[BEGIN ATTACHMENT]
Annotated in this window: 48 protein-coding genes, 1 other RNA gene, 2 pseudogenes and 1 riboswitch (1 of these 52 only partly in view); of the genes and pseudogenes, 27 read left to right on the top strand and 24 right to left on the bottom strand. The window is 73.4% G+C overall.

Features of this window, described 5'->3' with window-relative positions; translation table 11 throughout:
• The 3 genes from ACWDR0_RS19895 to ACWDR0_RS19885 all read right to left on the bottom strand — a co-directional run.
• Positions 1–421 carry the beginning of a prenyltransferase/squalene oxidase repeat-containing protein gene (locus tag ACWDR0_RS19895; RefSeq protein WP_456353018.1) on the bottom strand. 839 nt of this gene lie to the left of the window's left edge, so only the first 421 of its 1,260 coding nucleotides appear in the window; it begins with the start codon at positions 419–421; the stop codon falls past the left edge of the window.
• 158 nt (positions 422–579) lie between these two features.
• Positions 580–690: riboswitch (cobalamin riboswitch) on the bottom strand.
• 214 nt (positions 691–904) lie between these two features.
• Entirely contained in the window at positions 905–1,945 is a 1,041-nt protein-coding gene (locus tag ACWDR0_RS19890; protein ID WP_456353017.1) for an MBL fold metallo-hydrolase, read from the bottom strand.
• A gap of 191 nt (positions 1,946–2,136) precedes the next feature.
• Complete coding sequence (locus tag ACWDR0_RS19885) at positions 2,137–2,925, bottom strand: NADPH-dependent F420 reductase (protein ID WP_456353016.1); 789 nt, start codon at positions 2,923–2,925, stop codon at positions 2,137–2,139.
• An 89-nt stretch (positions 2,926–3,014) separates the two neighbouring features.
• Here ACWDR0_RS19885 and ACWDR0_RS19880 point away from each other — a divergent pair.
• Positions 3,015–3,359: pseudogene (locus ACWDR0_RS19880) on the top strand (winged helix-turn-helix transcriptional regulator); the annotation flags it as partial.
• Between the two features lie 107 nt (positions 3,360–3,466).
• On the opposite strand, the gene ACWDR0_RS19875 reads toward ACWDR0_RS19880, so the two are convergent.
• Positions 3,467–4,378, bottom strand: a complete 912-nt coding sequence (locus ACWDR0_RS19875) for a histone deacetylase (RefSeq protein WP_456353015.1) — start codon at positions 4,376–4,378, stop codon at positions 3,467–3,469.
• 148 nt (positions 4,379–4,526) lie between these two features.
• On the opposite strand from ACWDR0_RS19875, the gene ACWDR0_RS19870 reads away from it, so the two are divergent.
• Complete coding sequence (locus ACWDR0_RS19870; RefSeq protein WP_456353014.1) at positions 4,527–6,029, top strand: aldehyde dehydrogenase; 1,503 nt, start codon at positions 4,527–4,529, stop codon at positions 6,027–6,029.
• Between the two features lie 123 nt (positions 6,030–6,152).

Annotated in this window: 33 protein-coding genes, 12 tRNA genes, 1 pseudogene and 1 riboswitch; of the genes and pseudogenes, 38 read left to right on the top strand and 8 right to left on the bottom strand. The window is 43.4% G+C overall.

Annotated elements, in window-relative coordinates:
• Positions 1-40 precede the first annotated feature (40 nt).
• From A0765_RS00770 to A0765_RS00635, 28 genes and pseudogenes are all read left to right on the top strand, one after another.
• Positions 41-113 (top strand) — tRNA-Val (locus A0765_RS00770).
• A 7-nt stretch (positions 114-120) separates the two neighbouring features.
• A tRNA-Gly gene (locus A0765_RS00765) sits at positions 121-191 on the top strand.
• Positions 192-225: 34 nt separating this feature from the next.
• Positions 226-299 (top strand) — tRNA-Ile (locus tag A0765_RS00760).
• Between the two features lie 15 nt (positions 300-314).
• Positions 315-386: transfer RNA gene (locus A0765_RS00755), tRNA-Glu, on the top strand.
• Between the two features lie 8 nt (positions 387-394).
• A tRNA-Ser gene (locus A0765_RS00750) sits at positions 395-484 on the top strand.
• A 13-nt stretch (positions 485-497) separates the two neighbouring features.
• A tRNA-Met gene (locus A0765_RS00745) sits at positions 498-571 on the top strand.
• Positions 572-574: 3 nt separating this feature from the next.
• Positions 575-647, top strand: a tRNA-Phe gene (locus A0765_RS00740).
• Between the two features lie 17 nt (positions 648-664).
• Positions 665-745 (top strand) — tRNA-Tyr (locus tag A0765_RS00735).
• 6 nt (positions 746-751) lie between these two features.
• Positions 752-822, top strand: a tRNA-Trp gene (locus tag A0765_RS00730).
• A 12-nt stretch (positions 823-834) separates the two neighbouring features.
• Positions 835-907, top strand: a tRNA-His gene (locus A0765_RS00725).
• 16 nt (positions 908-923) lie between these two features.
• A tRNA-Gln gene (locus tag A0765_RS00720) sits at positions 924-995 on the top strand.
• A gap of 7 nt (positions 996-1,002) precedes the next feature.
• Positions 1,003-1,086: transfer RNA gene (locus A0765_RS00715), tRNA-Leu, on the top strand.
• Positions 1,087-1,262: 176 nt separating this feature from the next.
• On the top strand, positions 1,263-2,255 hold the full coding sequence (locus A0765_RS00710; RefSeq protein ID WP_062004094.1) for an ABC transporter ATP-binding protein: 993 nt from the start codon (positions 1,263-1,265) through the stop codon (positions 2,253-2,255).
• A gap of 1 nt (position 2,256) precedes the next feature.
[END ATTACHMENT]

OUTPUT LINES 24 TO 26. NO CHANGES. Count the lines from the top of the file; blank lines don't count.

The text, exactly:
• From A0765_RS00770 to A0765_RS00635, 28 genes and pseudogenes are all read left to right on the top strand, one after another.
• Positions 41-113 (top strand) — tRNA-Val (locus A0765_RS00770).
• A 7-nt stretch (positions 114-120) separates the two neighbouring features.